Britain's Emily Baldwin
won the three-star World Cup series class on Drivetime at the Chatsworth International Horse Trials in Britain over the weekend.
Chatsworth World Cup class winners Emily Baldwin and Drivetime. © Mike Bain
France's Astier Nicolas impressed when finishing fourth on Jhakti Du Janlie. © Mike Bain
The combination enjoyed a comfortable win ahead of Ruth Edge
and Applejack II, with Sarah Cohen
and Treason third, making it a trifecta for British riders.
Baldwin and the Dutch-bred Drivetime have a reputation as CIC3* specialists and won the FEI World Cup event at Haras du Pin (France) last year, a competition that Baldwin has signalled she will be returning to in August in her quest for further points.
Victory at Chatsworth, the home of the Duke and Duchess of Devonshire, was compensation for an unfortunate Badminton, when the pair stopped at the lake. As a result, Baldwin was seen riding strongly into Chatsworth's imposing water fences.
"I'm relieved," she smiled afterwards. "Drivetime has redeemed himself. He jumped into the second water, which was bigger than Badminton, absolutely fine, and his dressage and jumping were really good, so I'm pleased with him."
Baldwin led the 22 starters in the dressage phase from Edge on Applejack ll, but their roles were reversed when Edge had the faster cross-country time. But there was only a penalty between them, and when Edge hit two fences in the final jumping phase, the pair swapped again.
"It was so great to put the ghosts of my recent Badminton experience to rest," Baldwin said. "When (Drivetime) is on-form he is fantastic, his dressage test on Friday was really impressive, plus he was so keen through the water across country which was great as I felt we had a point to prove!
The cross-country course designed by five-time Olympian Ian Stark was big, bold and testing, and no one came anywhere near the optimum time of 7 minutes 10 seconds around the hilly track in the spectacular surroundings of the Duke of Devonshire's historic park.
Baldwin said the course was "really tough". "It was more like a four star in that it made riders think and caused a lot of problems. Drivetime was foot perfect in the showjumping round - he marched into the arena at great speed and totally enjoyed himself! He will be totally unbearable for the next few weeks as he knows when he has done well."
The most influential fence was a pair of right-handed corners on a downhill, curving line, three strides apart. Lucy Wiegersma (GB), third after Dressage on Simon Porloe, faulted here, as did Paul Tapner (Aus), lying fifth on Kilfinnie, and Oliver Townend (GB) on Imperial Master.
Oliver Townend (GB) and Neo Du Breuil won the non-World Cup CIC3*.
One of the best performances through here came from Astier Nicolas
(France), 22, who finished fourth on Jhakti du Janlie. A former Young Rider European silver medallist, Nicolas was previously trained by Andrew Nicholson and is now completing a degree in equine management at Hartpury College.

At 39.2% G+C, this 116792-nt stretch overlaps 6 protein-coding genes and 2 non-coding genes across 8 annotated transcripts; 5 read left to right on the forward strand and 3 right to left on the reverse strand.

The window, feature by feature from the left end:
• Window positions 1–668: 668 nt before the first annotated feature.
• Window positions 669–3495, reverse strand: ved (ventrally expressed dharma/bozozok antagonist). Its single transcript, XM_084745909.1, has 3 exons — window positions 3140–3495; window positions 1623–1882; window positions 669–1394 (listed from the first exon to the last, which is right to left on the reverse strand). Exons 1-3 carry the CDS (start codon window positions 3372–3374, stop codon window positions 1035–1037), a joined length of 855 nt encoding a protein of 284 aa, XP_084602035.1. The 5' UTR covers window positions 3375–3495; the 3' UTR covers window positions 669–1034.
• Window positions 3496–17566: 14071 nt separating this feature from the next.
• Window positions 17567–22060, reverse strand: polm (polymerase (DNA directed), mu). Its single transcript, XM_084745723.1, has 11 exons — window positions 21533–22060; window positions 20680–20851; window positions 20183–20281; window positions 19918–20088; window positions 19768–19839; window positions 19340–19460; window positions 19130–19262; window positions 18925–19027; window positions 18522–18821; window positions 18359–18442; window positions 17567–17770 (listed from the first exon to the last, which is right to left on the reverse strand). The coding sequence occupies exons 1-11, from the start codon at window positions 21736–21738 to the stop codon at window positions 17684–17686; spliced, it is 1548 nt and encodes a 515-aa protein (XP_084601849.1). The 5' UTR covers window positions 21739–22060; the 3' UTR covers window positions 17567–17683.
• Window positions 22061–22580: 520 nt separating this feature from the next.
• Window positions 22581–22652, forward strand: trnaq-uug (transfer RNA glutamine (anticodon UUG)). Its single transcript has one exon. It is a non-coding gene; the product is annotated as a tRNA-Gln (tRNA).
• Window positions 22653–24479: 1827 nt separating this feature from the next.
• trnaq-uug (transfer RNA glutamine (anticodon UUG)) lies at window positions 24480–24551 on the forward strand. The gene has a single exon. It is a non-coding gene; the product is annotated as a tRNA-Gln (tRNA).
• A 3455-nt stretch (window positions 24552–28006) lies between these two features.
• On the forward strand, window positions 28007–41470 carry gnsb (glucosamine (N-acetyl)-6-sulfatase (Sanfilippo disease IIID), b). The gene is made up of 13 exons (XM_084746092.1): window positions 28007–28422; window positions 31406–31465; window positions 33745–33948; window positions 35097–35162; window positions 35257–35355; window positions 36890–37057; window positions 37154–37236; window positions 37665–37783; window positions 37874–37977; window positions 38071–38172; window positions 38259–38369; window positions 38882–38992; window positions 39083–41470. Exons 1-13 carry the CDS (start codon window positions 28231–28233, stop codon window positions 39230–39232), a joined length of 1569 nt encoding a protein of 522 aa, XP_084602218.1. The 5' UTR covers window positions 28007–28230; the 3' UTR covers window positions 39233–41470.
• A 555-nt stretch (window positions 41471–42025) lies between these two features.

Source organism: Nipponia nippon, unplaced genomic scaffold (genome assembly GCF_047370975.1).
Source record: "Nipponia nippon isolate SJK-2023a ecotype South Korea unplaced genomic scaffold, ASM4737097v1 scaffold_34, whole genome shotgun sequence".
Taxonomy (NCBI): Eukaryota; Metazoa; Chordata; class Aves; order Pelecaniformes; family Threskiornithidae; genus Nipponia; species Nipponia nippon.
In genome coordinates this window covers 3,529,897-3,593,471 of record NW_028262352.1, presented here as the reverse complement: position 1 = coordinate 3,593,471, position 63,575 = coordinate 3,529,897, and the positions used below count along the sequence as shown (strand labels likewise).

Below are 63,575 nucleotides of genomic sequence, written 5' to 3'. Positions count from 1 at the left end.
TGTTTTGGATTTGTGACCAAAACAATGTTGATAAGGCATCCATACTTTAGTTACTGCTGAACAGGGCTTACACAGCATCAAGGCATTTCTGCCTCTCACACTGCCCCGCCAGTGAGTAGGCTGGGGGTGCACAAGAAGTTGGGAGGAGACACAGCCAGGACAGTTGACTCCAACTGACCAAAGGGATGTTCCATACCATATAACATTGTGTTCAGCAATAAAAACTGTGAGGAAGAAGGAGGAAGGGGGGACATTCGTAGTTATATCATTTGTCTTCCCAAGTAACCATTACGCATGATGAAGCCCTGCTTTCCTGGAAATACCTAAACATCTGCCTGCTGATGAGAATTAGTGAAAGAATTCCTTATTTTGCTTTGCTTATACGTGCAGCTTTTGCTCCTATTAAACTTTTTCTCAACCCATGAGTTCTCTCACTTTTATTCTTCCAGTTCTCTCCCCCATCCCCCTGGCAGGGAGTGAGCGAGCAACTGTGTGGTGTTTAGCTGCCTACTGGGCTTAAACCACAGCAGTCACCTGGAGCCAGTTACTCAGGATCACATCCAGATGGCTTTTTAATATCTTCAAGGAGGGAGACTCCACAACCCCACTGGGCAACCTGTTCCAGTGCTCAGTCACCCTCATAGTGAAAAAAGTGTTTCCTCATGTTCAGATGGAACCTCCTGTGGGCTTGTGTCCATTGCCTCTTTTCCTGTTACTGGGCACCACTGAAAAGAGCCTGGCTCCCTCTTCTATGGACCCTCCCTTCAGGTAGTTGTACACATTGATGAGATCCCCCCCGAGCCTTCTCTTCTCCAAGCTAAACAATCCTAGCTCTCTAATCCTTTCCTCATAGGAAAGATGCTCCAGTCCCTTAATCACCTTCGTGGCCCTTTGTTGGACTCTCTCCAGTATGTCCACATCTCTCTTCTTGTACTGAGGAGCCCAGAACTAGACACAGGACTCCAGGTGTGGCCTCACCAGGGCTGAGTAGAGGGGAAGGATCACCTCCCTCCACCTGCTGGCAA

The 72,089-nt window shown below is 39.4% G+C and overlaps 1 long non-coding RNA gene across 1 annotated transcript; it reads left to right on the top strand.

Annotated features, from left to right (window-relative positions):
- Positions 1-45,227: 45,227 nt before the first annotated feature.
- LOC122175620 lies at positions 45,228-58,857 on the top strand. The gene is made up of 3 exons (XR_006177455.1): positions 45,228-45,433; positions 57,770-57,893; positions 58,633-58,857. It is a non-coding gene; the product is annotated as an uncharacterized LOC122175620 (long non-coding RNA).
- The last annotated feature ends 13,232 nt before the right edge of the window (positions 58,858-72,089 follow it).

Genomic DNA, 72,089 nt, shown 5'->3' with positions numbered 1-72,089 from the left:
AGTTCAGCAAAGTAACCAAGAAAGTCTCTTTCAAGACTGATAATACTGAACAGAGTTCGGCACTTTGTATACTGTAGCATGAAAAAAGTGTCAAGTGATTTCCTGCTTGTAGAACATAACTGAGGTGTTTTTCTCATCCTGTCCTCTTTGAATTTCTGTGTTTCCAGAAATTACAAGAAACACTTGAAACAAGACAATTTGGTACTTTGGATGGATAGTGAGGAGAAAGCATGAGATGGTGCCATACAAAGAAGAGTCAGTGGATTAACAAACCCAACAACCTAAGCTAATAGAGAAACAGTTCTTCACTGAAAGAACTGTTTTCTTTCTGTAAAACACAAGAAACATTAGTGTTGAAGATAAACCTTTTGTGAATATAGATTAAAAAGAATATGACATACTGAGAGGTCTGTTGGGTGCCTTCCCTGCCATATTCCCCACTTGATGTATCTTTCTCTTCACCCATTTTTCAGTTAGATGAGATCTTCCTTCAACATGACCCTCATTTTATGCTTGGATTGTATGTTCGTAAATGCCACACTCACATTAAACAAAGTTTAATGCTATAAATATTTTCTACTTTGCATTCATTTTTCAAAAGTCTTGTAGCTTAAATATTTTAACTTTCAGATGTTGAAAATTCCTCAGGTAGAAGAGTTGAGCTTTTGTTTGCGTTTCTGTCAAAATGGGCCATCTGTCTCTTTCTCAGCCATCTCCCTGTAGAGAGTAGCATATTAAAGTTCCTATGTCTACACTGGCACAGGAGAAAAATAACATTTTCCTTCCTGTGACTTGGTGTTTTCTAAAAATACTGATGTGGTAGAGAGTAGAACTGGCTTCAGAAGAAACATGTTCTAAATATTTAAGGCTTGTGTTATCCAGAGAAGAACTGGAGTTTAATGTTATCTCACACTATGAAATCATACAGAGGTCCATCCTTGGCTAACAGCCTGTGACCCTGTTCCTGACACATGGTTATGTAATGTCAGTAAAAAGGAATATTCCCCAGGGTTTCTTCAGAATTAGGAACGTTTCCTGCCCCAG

With just four faults in the up-to-height final jumping phase, Nicolas finished behind Britain's Cohen on the home-bred Treason.
Seventeen riders completed the competition, with 14 clear cross-country rounds. Townend had even worse luck with his second ride, ODT Master Rose, and suffered a fall at fence 22, a corner-skinny-spread combination, and Andrew Nicholson (NZ) parted company with Armada at the sunken road (7/8). British-based US rider Julian Stiller was eliminated for refusals with both her horses.
However, riders unanimously praised the track, and especially the amount of work done by the course-building team with watering and verti-draining to produce perfect going, despite the lack of rain. Townend said: "I'm a big fan of Ian's courses. They encourage bold riding and make you think."
Cohen also was second on Irish Jester (59.6) in the non-World Cup CIC3* section behind the winner Oliver Townend with Neo Du Breuil (54.4). Lucinda Fredericks took third place with The Navigator (60.6).
The huge amount of classes on offer in addition to the three star classes hosted all the top names including crowd-pleaser Pippa Funnel who took the honours in both International Novice (CIC1*) sections with two young horses from the popular sport-horse breeders Billy Stud - Billy Beware and Billy Black Jack respectively.
The new addition to Friday's line-up at Chatsworth was the popular Burghley Dubarry Young Event Horse five year old qualifier, a competition which show-cases the stars of future eventing - it proved a popular choice for competitors with more than 40 entries and was won by Leicestershire rider Chloe Newton with Fernhill Nearly Darc.
The huge crowd was also captivated by the magical performances each day by the world renowned horse whisperer Jean Francois Pignon with his famous grey horses from Calvisson. Regular Chatsworth favourites were as popular as ever and included Pony Club mounted games, ferret racing, sheepdog and birds of prey displays.
Images below © Mike Bain.